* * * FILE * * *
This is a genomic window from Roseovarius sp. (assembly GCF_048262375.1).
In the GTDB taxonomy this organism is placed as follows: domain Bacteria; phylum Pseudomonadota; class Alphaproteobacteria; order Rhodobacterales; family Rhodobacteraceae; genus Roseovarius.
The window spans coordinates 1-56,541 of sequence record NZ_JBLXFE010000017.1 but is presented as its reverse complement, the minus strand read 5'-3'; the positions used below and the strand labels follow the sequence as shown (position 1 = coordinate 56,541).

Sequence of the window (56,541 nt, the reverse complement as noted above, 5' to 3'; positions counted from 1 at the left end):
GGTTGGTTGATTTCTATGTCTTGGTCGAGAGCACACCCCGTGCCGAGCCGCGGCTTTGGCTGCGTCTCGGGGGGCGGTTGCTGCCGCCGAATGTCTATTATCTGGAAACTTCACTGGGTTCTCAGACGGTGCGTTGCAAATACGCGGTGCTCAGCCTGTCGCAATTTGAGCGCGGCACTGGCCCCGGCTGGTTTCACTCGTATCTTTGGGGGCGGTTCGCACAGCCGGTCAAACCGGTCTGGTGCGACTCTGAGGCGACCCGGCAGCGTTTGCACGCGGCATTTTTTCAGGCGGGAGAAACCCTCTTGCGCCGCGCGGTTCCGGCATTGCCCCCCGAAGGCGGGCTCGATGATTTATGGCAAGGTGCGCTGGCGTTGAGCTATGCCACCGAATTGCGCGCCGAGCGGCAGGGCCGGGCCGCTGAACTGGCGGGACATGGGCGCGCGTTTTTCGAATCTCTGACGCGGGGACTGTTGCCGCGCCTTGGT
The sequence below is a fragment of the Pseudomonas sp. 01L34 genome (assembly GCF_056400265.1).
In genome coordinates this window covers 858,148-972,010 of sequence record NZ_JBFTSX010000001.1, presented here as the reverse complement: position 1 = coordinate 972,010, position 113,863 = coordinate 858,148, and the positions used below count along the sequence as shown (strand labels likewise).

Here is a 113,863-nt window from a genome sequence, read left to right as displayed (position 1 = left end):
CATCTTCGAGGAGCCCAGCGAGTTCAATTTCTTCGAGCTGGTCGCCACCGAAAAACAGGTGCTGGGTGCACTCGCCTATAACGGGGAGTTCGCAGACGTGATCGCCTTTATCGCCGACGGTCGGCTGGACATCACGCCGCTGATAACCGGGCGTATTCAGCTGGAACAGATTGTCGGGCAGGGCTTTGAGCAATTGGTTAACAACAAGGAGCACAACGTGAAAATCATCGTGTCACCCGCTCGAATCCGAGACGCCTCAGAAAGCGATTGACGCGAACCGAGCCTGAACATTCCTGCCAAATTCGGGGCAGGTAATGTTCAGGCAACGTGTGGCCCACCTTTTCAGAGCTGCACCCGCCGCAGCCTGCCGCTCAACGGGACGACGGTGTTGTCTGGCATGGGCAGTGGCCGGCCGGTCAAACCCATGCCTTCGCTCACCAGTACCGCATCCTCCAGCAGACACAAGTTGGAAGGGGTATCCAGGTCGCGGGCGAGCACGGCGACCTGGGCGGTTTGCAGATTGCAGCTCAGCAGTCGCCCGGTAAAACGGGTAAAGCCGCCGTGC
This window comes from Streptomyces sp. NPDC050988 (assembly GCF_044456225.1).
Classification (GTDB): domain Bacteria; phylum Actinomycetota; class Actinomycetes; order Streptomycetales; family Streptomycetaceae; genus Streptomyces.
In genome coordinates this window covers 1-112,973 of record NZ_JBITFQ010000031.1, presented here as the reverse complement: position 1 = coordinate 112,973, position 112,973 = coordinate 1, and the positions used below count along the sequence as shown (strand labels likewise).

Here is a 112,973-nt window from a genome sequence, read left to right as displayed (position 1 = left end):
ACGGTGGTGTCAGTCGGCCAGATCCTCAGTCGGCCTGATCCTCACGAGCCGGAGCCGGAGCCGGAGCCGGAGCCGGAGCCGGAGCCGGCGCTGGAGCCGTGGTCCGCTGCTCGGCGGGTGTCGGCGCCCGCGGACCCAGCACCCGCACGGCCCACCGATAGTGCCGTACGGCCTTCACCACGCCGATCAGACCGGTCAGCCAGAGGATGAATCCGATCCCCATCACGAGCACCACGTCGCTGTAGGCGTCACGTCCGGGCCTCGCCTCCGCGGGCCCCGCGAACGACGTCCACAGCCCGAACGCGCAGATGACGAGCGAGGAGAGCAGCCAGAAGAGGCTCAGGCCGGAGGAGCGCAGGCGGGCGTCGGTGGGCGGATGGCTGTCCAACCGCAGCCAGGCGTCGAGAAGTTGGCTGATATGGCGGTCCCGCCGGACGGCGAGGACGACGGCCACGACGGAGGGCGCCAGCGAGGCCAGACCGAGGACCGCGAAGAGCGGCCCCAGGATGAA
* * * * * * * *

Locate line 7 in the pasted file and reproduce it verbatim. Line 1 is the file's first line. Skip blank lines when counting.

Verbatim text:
In genome coordinates this window covers 858,148-972,010 of sequence record NZ_JBFTSX010000001.1, presented here as the reverse complement: position 1 = coordinate 972,010, position 113,863 = coordinate 858,148, and the positions used below count along the sequence as shown (strand labels likewise).